(Visual waiting wanting song. That means the ďsinging actionĒ in the market place continues, silently.)



Man:     And Iíve got a job for you.

            a commission

            I need your help on this script.

            Itís called Horns of Joy



(Barbarian guy drops down)



            Itís the first Goth poem in 1500 years

            And I think you can write it.


ALL:    And we think you can write it!

            And we think you can write it!


Man:     Are you ready to work?


Poet:     I still donít understand my place in this scene.

            You want me to write something.

            Maybe I should get a little familiar. . .


Man:     Donít get familiar, it wonít help

            I will give you the groundwork:


            We donít hope,

            we donít sleep

ALL:    We donít dream, we donít eat

            We donít fight, we donít groom,

            We donít grow, we donít lose

            We donít owe, we donít muse,

            We donít forget

            We donít sweat, we donít race,

            We donít fret, we donít pace


Poet:     Iím not listening.

            Sorry, but. . . .


            thereís some trees coming towards us.

            Can trees walk here?


Man:     Yeah, trees can always walk

            Thatís a very common situation

            Just sit down.



(She parks herself on a white glowing gumdrop about the size of a  stool. For the  duration of ďHellĒ thereís a random bombardment of wax, and  screaming bomb sounds and white.)



Poet:     What is this


Man:     What is what?


Poet:     This, This,

            That Iím sitting on?


Man:     I donít know.

            Theyíre sort of all over the place.


            We can start with trees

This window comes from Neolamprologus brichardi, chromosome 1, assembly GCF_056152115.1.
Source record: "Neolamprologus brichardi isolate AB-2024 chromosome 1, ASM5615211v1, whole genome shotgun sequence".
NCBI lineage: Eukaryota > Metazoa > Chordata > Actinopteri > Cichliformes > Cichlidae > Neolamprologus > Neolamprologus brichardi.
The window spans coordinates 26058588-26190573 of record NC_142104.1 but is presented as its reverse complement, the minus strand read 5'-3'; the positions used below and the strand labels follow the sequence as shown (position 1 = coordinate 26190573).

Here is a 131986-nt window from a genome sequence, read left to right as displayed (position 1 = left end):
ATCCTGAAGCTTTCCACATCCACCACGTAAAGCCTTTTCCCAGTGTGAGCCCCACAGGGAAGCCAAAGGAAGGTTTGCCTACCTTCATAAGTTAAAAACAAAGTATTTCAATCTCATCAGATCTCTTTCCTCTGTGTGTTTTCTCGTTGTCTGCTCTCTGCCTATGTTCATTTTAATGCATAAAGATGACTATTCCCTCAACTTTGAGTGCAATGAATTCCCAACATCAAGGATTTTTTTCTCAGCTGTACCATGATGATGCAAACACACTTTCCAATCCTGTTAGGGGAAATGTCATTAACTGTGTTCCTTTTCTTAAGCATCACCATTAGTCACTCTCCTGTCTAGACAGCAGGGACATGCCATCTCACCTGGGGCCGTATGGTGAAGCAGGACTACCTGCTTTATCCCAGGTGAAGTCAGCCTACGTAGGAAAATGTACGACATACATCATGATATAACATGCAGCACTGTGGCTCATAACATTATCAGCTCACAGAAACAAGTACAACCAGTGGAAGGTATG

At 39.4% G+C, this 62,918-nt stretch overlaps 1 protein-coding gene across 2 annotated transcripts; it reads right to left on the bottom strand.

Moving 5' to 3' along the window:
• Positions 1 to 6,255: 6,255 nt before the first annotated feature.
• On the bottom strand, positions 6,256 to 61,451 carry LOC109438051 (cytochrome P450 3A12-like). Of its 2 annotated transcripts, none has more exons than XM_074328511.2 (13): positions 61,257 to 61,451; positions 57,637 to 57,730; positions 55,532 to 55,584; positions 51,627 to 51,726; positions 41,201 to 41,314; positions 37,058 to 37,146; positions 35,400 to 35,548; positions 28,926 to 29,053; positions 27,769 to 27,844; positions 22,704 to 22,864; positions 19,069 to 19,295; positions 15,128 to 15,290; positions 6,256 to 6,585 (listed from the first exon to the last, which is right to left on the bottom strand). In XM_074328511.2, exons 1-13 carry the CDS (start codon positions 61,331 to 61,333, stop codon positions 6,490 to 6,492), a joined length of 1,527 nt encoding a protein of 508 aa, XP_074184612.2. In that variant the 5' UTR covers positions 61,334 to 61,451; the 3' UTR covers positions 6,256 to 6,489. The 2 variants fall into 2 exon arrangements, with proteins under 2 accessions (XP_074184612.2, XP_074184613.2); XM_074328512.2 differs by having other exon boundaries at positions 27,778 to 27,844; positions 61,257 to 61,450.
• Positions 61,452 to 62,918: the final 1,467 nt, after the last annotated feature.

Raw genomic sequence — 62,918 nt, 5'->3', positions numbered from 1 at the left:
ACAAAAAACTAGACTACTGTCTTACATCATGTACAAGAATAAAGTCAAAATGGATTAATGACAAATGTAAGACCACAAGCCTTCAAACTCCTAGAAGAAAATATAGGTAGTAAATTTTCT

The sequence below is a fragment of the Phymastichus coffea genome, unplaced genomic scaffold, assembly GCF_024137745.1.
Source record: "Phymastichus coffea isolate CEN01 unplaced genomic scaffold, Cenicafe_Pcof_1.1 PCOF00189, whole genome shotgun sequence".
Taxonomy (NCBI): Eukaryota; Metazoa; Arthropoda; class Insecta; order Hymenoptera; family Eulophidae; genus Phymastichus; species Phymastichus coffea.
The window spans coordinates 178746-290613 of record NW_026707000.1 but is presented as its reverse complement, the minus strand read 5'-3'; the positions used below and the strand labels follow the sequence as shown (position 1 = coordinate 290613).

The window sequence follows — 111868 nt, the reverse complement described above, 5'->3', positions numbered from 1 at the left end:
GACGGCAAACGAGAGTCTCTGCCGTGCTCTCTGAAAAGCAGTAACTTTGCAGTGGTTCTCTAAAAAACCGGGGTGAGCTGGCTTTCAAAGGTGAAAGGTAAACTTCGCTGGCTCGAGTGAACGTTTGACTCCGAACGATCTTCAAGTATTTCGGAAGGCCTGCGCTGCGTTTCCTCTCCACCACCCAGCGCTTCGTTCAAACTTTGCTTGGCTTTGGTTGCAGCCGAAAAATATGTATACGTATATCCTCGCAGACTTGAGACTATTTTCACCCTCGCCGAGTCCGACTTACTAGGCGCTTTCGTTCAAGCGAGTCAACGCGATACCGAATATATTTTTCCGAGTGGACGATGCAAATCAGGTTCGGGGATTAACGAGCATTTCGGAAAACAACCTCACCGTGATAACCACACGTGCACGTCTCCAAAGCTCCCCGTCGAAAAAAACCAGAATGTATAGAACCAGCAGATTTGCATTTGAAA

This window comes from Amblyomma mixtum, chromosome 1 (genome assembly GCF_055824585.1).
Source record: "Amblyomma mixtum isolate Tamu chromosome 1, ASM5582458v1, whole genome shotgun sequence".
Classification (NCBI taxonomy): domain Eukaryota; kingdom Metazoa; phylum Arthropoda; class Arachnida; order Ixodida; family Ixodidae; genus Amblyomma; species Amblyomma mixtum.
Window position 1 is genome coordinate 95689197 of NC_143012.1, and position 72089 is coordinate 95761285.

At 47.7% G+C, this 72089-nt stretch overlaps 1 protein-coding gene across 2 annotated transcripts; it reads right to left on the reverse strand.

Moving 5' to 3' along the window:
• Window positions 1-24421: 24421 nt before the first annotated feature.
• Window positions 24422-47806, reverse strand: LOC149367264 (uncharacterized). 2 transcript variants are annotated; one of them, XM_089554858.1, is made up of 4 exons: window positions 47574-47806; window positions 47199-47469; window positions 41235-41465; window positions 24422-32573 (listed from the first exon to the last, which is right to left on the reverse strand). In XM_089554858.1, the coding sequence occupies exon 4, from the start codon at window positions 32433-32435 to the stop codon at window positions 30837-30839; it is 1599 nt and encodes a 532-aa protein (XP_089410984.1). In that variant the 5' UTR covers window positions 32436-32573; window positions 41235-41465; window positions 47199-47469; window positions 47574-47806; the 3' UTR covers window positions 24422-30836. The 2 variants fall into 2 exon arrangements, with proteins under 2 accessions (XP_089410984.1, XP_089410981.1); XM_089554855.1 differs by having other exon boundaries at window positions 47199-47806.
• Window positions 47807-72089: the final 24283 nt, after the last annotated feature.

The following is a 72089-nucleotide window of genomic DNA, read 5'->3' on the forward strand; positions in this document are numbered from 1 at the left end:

Letís put them in

            the script.

            Trees always look

            good and surely

            in Goth time

            there were lots and lots

            of them.

            Theyíre wood.

            People love wood.


Poet:     No, Iím serious. Thereís a group of trees coming

            right towards us.


Man:     And Iím telling you

            donít even think about it.

            Itís Father Tree.

            People love him.

            Heís our leader.

            And he doesnít do a thing

            Heís the President of the World.


Poet:     Well, shouldnít we greet him, or something?

            Maybe he wants to meet me?


Man:     No, thatís whatís so great about

            him. He doesnít care.

            He has absolutely no curiosity.


            Heís famous for that.

            Someone I mean

            this might be a myth

            It seems extremely unlikely

            Someone it has been told

            suggested he make some changes

            in Constant.

            And of course thatís ridiculous

            because we donít make changes here

            and he said

            This is a very famous remark

            Why would I

            care what you think?


            Why would I

            care what you think?


            What makes you think

            I care at all!


ALL:    What makes you think

            I care at all!


Man:     People love that.

            Heís made out of wood

            He canít hear you

            He really canít see you

            And he looks great

            We love him because he

            looks real, he looks like